Figure 1. Bathimetrical map of Lake Victoria.

Figure 2. The Kenyan Part of Lake Victoria Kavirondo, (Wynam) Gulf Sampling Stations are numbered.

shoreline and the length of the circumference of a circle of an area equal to that of the lake is high (1.16 for Kinneret). In other words, long line of inter-phase between terrestrial land and the lake waters which is a potential for nutrients input. Those two indicators exhibit high potential of nutrient supply from the catchment. The basin is covered by grassland, savanna, agricultural crops, urban centers and forested mountains (Burundi). Nevertheless, anthropogenic deforestation followed by soil erosion was intensively enhanced. The two major inflow rivers are Kagera and Nzoia and the only outflow river is the Nile. Twenty sampling stations were monthly monitored for physicochemical parameters (DO, pH and Temperature): 8 stations in Wynam Gulf, 5 Stations at the transition zone between Wynam Gulf and the open waters (offshore), 1 station in the Rusinga Channel, and 5 stations in offshore zone.

2.2. Fisheries

Data on fishery in Lake Victoria during 1968-1991 was supported by Kenya Marine and Fisheries Research Institute. Statistical evaluation of these data was done by Simple Linear Regressions between annual landings (dependent variable) and years (independent variable) and rr (correlation coefficient which indicates the strength of the association between the two variables) and p (probability) values are given for each of the fish species.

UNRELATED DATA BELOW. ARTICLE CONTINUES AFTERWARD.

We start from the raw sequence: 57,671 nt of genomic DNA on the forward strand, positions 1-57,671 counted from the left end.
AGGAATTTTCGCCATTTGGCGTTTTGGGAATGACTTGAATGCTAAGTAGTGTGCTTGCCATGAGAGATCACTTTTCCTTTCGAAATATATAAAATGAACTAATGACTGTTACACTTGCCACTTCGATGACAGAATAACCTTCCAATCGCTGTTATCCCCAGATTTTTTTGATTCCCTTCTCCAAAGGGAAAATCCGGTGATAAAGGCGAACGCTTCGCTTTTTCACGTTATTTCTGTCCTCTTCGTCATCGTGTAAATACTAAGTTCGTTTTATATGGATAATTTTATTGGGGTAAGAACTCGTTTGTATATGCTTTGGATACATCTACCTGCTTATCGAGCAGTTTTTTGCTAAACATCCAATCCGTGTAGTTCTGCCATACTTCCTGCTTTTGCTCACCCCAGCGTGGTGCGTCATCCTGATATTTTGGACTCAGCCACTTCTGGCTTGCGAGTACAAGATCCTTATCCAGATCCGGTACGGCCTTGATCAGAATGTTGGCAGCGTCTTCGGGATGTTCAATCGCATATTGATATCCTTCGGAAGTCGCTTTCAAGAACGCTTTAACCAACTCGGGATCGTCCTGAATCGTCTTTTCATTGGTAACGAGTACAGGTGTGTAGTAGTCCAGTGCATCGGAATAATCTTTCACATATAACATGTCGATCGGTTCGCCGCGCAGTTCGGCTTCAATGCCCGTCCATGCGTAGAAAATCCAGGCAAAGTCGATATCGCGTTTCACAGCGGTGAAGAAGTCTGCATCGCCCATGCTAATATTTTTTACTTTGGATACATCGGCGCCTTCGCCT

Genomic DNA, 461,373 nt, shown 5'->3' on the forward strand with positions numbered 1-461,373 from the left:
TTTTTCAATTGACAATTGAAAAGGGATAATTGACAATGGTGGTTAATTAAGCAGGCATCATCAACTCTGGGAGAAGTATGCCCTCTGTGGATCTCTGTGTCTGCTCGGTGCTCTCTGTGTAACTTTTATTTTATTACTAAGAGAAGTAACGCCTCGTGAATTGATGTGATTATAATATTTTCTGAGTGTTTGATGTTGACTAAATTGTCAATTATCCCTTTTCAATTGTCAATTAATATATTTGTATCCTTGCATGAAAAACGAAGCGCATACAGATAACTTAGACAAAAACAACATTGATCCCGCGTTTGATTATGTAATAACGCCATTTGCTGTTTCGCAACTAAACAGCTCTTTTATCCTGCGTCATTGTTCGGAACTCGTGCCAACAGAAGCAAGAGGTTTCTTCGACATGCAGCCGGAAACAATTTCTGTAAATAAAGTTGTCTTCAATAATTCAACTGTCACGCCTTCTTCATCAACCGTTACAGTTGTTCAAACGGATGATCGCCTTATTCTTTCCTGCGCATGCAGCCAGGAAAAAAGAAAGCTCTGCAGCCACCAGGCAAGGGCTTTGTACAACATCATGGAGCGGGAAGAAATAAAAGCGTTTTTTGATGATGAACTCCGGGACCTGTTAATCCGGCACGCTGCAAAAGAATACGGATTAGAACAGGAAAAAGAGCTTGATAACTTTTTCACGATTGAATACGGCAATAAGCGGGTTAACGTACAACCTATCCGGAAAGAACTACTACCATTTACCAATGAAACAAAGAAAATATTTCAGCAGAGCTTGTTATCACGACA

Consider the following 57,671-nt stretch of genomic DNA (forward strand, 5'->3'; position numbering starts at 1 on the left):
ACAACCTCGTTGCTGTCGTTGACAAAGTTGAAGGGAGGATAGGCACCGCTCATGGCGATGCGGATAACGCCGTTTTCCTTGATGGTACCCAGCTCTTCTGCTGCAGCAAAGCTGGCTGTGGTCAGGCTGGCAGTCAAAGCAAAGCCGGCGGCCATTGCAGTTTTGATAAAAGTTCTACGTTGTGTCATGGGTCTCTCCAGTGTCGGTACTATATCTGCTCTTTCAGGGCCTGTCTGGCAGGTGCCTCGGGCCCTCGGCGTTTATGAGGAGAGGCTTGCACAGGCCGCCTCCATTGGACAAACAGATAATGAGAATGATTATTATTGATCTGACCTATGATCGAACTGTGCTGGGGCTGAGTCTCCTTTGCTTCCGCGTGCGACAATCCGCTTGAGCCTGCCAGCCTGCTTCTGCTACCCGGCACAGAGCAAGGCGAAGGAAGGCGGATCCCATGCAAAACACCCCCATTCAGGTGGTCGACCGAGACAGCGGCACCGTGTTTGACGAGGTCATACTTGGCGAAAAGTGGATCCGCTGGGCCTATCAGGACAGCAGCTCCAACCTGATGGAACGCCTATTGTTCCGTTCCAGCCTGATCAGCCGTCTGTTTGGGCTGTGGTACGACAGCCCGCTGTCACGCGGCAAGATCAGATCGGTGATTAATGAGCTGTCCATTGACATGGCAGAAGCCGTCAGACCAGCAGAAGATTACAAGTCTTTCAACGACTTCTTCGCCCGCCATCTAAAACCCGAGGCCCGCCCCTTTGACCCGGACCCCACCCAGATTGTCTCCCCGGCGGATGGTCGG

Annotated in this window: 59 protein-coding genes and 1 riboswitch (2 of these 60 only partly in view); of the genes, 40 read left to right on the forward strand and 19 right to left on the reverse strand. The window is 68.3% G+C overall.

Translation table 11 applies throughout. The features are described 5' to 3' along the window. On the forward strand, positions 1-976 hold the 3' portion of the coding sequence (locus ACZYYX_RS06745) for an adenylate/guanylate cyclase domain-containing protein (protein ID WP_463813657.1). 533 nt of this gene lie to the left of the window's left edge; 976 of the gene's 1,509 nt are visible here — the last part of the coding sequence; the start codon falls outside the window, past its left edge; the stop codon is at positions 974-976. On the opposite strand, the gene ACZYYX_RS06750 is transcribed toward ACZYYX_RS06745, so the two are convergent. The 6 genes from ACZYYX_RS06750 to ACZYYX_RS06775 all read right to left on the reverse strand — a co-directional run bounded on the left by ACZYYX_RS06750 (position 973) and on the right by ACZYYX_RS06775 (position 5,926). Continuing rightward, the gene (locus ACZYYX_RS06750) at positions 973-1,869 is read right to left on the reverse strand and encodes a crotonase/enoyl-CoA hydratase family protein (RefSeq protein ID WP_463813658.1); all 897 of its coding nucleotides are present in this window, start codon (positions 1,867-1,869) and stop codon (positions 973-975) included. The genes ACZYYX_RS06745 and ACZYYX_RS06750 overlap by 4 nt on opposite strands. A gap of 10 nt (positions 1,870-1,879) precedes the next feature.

2.3. Bathymetrical Profiles of Temperature, Dissolved Oxygen, and pH

Bathymetrical profiles ( 1 m intervals) of Temperature, Dissolved Oxygen, pH and depths, were measured monthly during 1990-1992 and additional hourly profiles, were carried out as well. The measurements were carried out by an assembly of Hydrolab Surveyor II connected to an SVR 2 Display Unit and 4041-Circulator. Secchi depths were also monitored. The monthly measurements were taken during 1990-1992. Total number of 246 of profiles (pH, DO Temp.) were measured at 15 stations covering 4 lake zones in the Kenian part of Lake Victoria: 1) Shallow (3 - 10 m) in Wynam Gulf; 2) Deep (30 - 56 m) and shallow (4 - 10 m) in Rusinga Channel; and 3) In Offshore zone (30 - 66 m). The measurements were taken during day time (08:00 am - 18:00 pm).

3. Results